Another heavy gale of wind from the south west was experienced on the lake last Tuesday night. The schooner MARY ANN, Capt. Mosier, which sailed from hence on Sunday with a cargo of goods, and a great number of passengers, had got within a few miles of York, when she was overtaken by the squall, and forced to return to this port with the total loss of her foretopsail and foremast. Her mainmast also was sprung.
December 3, 1819
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We learn by a small vessel which arrived from Oswego on Wednesday last, that the schooner MARY ANN, John Mosier master, narrowly escaped being wrecked near that port about a fortnight since. The MARY ANN left Kingston in a storm of sleet on Thursday the 9th. instant, laden with goods for York, and with a great number of passengers, Having passed the Duck Islands, she was proceeding with a fair wind, though against a heavy sea raised by a previous gale from the westward, when a series of disasters befel her which effectually prevented her from reaching her destined port.
The sleet which in falling, adhered to every part of the sails and rigging, soon rendering them unpliant and the ship became unmanageable. The jib, foresail and mainsail were successively torn to pieces by the wind ,the mainnast was sprung in three places and finally went over the side, carrying with it the greater part of the foremast.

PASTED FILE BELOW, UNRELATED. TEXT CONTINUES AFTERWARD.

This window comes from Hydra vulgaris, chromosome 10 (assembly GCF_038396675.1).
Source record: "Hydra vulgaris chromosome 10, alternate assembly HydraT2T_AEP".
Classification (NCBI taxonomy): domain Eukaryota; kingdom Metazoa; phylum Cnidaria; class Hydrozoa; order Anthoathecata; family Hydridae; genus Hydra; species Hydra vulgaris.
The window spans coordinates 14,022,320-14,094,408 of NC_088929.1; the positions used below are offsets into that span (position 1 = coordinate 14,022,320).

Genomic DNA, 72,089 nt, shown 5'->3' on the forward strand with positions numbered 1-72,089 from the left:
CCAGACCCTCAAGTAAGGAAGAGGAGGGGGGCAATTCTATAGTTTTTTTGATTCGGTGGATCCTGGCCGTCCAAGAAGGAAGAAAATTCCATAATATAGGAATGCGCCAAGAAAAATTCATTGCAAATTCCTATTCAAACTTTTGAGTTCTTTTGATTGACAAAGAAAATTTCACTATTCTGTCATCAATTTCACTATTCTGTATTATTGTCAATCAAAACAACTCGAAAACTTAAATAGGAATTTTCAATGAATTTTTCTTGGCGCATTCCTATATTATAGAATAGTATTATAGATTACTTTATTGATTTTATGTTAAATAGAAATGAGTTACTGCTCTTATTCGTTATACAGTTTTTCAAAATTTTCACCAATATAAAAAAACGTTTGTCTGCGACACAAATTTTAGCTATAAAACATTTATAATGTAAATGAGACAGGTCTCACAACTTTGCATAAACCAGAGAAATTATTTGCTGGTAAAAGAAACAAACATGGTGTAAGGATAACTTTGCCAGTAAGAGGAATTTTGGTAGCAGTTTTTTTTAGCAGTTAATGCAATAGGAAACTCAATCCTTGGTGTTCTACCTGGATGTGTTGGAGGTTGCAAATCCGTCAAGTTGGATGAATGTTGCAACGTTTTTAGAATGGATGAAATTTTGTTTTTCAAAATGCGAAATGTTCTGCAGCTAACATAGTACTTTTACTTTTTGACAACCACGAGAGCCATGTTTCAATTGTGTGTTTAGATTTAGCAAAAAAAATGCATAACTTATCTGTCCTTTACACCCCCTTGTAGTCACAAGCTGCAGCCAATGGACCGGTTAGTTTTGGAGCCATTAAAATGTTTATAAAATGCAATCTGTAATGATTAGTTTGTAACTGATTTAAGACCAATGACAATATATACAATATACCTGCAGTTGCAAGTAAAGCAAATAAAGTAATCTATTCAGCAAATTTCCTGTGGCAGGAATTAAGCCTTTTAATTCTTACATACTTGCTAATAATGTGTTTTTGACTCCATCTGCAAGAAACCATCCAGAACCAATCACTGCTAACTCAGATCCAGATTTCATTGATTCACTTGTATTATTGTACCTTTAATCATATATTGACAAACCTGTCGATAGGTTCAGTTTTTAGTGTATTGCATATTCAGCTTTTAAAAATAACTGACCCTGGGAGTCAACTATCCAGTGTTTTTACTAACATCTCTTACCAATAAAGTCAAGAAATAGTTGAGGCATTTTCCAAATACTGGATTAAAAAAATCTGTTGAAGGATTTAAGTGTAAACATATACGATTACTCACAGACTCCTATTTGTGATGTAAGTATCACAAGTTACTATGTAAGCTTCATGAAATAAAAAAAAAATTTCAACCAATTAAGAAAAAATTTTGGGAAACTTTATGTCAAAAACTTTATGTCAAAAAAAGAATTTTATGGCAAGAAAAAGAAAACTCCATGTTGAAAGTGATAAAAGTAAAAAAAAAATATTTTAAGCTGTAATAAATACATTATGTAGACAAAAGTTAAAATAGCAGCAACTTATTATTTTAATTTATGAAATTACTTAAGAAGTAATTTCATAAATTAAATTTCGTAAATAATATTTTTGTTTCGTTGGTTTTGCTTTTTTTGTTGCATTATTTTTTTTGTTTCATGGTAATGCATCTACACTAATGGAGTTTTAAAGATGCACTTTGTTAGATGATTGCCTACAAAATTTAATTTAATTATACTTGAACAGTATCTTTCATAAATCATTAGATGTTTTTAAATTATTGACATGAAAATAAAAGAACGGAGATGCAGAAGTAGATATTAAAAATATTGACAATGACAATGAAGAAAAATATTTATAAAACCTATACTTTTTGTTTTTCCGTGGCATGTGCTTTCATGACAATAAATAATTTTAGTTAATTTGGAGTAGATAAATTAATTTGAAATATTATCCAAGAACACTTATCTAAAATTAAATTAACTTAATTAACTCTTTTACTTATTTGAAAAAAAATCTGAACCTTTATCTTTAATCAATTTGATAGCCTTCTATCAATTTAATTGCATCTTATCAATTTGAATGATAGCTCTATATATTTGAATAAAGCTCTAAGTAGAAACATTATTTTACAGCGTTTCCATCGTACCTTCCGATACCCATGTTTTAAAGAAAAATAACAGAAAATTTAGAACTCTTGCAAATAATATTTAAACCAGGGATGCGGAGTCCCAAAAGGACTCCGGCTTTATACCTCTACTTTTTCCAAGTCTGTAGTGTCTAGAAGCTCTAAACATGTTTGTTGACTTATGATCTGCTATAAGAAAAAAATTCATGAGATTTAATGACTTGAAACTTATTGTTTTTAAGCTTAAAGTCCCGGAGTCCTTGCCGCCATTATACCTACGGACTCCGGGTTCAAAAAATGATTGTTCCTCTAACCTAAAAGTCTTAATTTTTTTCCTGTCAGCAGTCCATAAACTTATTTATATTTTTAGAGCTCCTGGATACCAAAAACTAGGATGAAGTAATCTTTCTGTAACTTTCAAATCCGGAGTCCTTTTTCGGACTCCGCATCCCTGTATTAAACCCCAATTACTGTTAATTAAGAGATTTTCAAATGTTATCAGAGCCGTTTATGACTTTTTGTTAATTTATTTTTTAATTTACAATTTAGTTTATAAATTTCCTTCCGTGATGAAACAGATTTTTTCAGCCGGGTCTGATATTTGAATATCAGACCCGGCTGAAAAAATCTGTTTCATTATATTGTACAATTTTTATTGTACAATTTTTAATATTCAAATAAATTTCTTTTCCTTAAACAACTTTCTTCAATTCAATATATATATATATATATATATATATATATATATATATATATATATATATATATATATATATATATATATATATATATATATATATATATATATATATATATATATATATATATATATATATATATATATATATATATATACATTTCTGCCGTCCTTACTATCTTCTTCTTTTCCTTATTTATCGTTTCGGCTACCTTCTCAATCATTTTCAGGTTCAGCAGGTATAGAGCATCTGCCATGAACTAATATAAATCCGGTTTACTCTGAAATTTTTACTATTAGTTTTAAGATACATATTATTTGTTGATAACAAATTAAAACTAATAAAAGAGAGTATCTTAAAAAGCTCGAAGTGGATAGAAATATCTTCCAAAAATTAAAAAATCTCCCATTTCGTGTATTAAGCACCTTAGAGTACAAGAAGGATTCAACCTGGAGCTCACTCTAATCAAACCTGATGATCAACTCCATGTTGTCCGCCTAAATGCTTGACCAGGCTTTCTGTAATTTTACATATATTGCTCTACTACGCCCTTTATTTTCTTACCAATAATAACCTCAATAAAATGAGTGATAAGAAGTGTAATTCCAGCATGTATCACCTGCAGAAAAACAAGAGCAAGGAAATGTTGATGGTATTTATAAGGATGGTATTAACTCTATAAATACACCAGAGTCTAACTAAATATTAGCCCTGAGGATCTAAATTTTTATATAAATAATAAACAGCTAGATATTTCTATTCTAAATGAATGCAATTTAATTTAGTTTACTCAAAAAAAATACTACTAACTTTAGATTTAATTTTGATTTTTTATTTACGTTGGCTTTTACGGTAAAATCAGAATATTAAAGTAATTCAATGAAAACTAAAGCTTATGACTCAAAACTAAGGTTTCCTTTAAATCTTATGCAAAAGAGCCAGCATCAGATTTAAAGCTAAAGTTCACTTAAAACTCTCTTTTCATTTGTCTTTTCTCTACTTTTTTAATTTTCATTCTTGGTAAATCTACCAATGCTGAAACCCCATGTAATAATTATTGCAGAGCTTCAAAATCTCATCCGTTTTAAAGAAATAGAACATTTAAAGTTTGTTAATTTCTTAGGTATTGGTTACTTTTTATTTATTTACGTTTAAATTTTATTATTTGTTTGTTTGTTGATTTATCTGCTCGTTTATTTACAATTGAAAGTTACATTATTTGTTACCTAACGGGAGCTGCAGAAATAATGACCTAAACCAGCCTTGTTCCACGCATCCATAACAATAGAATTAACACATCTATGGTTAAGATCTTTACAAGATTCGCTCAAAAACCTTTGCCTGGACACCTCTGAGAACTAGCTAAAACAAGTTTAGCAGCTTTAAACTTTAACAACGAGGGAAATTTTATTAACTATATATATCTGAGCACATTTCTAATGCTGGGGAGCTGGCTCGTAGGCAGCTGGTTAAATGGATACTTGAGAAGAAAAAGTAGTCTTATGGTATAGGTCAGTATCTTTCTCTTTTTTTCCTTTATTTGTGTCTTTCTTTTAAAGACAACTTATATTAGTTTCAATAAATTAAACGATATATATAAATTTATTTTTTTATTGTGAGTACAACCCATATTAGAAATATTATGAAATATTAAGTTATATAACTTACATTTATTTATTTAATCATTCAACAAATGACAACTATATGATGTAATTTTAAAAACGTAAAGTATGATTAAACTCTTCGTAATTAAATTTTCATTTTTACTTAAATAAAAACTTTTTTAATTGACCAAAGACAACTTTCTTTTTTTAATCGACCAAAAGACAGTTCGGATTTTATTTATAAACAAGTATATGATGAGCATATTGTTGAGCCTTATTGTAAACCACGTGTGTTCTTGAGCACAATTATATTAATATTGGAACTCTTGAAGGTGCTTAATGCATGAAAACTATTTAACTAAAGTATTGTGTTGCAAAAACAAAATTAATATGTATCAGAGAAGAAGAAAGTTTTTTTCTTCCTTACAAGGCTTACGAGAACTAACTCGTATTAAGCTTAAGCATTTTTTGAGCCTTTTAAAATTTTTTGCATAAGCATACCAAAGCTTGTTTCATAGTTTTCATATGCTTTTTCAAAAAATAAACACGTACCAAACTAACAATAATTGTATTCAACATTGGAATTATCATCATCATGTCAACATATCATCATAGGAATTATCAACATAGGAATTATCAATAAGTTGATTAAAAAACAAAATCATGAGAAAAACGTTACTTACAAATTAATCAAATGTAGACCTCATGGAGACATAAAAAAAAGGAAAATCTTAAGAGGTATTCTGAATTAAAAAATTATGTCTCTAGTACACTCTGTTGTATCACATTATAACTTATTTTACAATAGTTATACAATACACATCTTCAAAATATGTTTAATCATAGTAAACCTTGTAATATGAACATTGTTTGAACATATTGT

In this criopled state the vessel was left totally at the mercy of the elements,and was driven towards the south shore about three miles above Oswego. An anchor was thrown out, as she approached the shore, which fortunately brought her up about daylight on Friday morning. At this tine the wind was blowing violently, the weather was excessively cold, and a tremendous surf kept beating against the vessel, which rendered her situation with all on board exceedingly perilous. The cable however proved to be good and enabled her to ride out the stern until Sunday, when the weather moderated and permitted the people from the shore to assist in bringing her into the port of Oswego.
Great praise is certainly due to the inhabitants of Oswego for their unwearied attention in watching the schooner while she lay at anchor for upwards of two days. For though they could not during the continuance of the storm reach the vessel, or render any effectunl assistance to the persons on board, we understand that they kept fires lighted on the land during the night, and were provided with blankets and buffalo skins, that in case the cable should have parted and the vessel been driven on shore, they might be prepared to yeild every succor in their pwer to the distressed....
the fate of the MARY ANN, is another added to the many, forner proofs of the risks attending the navigntion of Lake Ontario at this late period, when gales of wind are as frequent as they are violent, and are moreover often accompanied by storms of snow or sleet which becoming encrusted upon the sails and rigging render them unmanageable on the change of wind, aind nautical skills useless..
We lament to learn a report, that three other vessels were wrecked in the gale of the 10th inst. on the United States shore.
The MARY ANN, of Brockville, which left this about the same time with Captain Mosier effected her passage to York, which port she reached in safety last Saturday.....
December 24, 1819
Palladium Marine List - Port of Oswego
Dec. 10, Schr HENRIETTA, Kent, from Kingston.
" MARIA MILLER from do
" TRAVELLER, Coffin, do
Dec. 12 Schr. MARY-ANN, Mosier, with a cargo of goods and forty passengers from Kingston, bound to York, dismasted in the gale of the 10th inst.
Dec. 13 MORNING STAR, Bush, from Genesee
³ MUNROE, Hubbard, from Lewiston.
Dec. 8 Schr. BETSEY, Gillis, for Lewiston, cargo salt.
December 16, 1819